Date of Award

Summer 8-2016

Degree Type


Degree Name

Doctor of Philosophy (PhD)


Chemistry and Biochemistry


Mathematics and Natural Sciences

Committee Chair

Karl J. Wallace

Committee Chair Department

Chemistry and Biochemistry

Committee Member 2

Douglas Masterson

Committee Member 2 Department

Chemistry and Biochemistry

Committee Member 3

Vijay Rangachari

Committee Member 3 Department

Chemistry and Biochemistry

Committee Member 4

Wujian Miao

Committee Member 4 Department

Chemistry and Biochemistry

Committee Member 5

Song Guo

Committee Member 5 Department

Chemistry and Biochemistry


Many anions and metal ions are of biological and environmental importance. This work describes our attempts to synthesize molecular probes to specifically target cyanide, zinc, cadmium and mercury as these species can often result in negative effects to the environment and the human body.

The work in this dissertation, describes the synthesis of a family of coumarin-enamine chemodosimeters, in a straightforward synthetic procedure, the reaction between 7-(diethylamino)-4-hydroxycoumarin and a primary amine. The work presented in this dissertation demonstrates that these molecules can play dual roles and therefore the work is split into two distinct parts: Part 1 describes one role of theses molecular probes. In this first section three members of the coumarin-enamine family showed selectivity towards the cyanide ion over other anions studied (F-, Cl-, Br-, I-, NO3-, OAc-, H2PO4-, HSO4-, BF4-, N3-, SCN-, ClO4-, and OH-) in DMSO, with a detection limit as low as 4.2 ppb. The kinetics of the Michael addition was also investigated with a fluorescent response time calculated to be approximately (t1/2 = 20 s).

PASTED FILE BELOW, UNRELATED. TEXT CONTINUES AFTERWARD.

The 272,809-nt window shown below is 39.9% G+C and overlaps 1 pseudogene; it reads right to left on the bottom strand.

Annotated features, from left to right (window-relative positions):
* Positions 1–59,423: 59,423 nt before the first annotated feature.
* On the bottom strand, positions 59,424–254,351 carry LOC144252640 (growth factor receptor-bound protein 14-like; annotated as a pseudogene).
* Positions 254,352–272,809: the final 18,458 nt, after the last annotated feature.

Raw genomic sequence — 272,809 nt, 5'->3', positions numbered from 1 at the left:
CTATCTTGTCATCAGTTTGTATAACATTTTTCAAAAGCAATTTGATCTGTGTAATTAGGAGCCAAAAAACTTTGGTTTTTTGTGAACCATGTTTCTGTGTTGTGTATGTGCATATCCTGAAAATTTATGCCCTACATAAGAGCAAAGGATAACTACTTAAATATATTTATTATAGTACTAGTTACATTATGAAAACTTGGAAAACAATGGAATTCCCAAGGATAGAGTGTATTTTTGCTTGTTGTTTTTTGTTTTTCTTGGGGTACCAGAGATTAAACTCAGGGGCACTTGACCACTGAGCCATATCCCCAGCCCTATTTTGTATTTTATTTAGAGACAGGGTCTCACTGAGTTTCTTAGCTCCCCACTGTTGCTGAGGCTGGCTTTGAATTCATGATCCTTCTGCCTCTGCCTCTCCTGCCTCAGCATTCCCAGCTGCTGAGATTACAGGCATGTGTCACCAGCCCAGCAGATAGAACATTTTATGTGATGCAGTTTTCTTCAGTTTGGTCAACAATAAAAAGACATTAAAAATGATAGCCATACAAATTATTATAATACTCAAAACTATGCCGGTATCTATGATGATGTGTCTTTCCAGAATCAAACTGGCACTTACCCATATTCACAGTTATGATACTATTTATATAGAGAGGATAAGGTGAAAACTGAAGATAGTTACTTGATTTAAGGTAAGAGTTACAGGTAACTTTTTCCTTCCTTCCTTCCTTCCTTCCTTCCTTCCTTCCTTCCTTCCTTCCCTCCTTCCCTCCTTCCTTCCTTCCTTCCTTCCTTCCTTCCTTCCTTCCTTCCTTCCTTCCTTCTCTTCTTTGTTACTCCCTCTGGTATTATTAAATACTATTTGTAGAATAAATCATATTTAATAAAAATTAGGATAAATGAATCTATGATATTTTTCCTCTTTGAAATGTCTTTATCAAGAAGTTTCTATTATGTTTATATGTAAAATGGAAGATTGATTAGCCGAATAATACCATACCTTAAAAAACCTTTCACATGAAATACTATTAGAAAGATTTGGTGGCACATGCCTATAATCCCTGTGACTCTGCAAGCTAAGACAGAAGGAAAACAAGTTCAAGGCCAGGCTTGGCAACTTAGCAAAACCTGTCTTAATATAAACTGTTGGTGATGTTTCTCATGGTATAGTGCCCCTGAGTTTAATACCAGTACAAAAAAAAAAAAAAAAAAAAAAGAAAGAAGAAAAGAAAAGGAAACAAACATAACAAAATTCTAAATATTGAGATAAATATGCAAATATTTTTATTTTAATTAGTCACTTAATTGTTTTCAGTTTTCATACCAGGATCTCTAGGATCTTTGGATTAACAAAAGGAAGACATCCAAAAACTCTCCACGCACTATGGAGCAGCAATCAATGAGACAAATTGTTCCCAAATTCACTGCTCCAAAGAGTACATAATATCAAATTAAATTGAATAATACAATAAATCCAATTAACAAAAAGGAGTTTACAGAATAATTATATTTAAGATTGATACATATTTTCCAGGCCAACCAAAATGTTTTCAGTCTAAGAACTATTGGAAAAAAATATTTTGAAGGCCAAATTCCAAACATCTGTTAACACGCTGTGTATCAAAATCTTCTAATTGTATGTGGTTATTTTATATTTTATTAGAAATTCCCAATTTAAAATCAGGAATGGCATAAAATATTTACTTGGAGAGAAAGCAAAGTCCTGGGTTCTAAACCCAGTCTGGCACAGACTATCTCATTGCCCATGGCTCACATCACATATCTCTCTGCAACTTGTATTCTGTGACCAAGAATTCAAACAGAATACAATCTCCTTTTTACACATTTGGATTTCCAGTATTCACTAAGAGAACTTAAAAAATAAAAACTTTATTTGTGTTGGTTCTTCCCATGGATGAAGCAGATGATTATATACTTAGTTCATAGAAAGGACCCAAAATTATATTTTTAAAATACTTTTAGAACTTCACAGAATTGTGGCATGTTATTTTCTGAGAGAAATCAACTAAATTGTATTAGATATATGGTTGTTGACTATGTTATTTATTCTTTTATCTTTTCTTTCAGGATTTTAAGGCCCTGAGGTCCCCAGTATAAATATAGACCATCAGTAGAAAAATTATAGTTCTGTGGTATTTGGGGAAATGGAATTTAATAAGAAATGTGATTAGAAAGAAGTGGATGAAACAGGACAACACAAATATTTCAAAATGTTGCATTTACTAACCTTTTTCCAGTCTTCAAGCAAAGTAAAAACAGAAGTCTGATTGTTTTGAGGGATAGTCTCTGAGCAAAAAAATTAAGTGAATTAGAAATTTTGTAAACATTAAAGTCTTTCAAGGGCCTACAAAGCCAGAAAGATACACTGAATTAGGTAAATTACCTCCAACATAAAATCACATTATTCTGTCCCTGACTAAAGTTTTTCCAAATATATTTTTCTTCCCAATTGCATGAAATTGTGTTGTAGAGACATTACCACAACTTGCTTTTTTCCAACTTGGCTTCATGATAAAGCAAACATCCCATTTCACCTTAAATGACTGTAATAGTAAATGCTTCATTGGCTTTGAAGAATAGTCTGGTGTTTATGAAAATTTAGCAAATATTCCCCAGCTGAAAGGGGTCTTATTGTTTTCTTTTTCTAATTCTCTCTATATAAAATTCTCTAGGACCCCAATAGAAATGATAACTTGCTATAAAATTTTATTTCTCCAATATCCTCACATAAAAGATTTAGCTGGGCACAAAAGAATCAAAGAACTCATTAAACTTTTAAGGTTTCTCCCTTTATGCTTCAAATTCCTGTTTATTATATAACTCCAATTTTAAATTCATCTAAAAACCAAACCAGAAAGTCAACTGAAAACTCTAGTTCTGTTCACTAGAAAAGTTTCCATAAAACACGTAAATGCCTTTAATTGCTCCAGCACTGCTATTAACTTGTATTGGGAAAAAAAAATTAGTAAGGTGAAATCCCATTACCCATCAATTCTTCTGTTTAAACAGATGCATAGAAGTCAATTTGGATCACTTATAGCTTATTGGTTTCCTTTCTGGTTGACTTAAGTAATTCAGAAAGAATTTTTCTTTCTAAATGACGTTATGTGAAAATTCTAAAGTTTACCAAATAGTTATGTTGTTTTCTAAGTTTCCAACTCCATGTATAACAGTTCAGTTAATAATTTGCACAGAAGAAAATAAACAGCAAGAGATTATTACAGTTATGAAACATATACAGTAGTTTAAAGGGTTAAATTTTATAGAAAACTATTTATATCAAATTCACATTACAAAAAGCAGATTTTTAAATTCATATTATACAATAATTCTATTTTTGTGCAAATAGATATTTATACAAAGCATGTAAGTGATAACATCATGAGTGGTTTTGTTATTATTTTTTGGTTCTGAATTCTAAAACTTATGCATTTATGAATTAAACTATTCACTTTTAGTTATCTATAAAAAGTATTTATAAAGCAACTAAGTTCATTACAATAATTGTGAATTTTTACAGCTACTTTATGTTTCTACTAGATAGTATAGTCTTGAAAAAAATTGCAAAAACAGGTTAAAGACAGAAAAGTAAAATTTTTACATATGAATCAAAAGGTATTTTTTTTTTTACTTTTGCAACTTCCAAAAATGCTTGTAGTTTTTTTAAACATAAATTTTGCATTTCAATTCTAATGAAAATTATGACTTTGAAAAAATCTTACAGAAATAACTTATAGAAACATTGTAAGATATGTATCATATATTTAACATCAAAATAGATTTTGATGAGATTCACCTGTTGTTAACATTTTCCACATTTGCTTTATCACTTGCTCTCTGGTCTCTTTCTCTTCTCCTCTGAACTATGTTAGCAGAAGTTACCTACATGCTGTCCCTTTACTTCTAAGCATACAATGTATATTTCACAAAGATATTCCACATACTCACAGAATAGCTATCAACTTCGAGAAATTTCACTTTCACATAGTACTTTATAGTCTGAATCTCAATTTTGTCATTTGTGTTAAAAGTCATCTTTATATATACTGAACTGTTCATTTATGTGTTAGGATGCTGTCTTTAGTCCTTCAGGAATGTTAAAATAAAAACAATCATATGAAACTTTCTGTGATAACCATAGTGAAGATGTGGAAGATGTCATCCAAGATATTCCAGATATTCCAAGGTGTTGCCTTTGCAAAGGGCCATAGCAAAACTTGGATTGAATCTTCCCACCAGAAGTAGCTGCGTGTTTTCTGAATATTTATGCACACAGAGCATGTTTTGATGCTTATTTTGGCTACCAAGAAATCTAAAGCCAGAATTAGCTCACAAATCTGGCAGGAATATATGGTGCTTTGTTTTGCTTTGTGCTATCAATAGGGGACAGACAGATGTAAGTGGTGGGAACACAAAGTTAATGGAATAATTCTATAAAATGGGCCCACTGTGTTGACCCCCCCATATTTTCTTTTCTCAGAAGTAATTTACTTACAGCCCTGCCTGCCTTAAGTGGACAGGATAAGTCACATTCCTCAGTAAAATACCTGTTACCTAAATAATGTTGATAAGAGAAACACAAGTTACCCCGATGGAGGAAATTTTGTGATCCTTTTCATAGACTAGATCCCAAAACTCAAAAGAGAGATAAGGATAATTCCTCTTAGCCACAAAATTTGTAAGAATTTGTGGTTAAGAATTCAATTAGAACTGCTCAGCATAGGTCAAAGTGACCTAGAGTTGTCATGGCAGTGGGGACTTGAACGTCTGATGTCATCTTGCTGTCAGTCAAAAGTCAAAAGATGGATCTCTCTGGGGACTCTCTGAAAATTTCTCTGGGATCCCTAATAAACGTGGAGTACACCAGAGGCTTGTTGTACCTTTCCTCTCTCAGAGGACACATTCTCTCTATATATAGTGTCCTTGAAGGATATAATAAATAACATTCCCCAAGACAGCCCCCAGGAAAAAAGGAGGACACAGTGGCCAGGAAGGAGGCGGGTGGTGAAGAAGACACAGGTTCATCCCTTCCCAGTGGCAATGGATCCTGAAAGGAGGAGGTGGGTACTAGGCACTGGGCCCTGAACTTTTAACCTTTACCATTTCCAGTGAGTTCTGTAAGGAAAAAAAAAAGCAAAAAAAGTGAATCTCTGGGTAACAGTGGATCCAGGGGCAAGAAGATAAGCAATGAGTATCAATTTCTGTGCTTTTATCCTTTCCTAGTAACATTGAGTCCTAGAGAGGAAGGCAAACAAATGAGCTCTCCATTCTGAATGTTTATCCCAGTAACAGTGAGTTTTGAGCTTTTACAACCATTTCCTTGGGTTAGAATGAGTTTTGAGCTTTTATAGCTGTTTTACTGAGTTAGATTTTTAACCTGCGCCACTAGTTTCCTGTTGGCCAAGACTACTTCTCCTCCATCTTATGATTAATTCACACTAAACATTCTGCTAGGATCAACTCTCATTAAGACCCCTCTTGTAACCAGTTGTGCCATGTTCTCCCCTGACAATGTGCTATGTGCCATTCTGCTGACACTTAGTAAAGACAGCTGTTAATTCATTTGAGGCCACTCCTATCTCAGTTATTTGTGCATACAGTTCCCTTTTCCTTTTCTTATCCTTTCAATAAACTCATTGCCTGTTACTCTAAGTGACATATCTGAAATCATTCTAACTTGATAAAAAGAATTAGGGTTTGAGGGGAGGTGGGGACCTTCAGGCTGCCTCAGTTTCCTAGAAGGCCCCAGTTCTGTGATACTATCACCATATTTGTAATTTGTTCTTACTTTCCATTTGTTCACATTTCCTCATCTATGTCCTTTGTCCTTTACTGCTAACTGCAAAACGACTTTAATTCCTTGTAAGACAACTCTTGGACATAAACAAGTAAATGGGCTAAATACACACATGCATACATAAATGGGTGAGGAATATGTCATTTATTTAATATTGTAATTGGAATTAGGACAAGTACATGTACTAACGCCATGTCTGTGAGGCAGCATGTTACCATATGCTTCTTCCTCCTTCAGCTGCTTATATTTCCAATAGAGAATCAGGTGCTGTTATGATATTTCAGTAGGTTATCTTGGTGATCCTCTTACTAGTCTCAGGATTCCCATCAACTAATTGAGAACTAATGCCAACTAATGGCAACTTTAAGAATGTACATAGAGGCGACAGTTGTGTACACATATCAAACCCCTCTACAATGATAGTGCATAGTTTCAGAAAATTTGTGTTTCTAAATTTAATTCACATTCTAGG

The second role of these molecular probes was to investigate and decimate structurally similar metal salts (Na+, Mg2+, Ca2+, Cr3+, Mn2+, Fe2+, Fe3+, Co2+, Ni2+, Cu2+, Zn2+, Pd2+, Ag+, Cd2+, Hg2+, and Pb2+), in particular the chloride and acetate salts. A univariate approach was used. The participation of the acetate anion is key for the probe to selectively bind the metal via the enaminone chelating motif. These molecular probes showed preference to zinc acetate salt whereby the chromophore utilized a duel signaling mechanism, inhibition of ESIPT which either quenches the fluorescence signal or shifts the band in the blue direction. Then upon the addition of the zinc(II) ion a CHEF mechanism increases the fluorescence signal upon the coordination of the metal ion. The limit of detection was calculated to be 7.4 ppb.

This work extensively used various analytical methods to detect and monitor these analytes in particular UV-Vis and fluorescence spectroscopy. Additional techniques, for example NMR, IR, ESI-MS, and X-Ray were all utilized to help our understanding of the coordination environment of the molecular probe and the metal ions.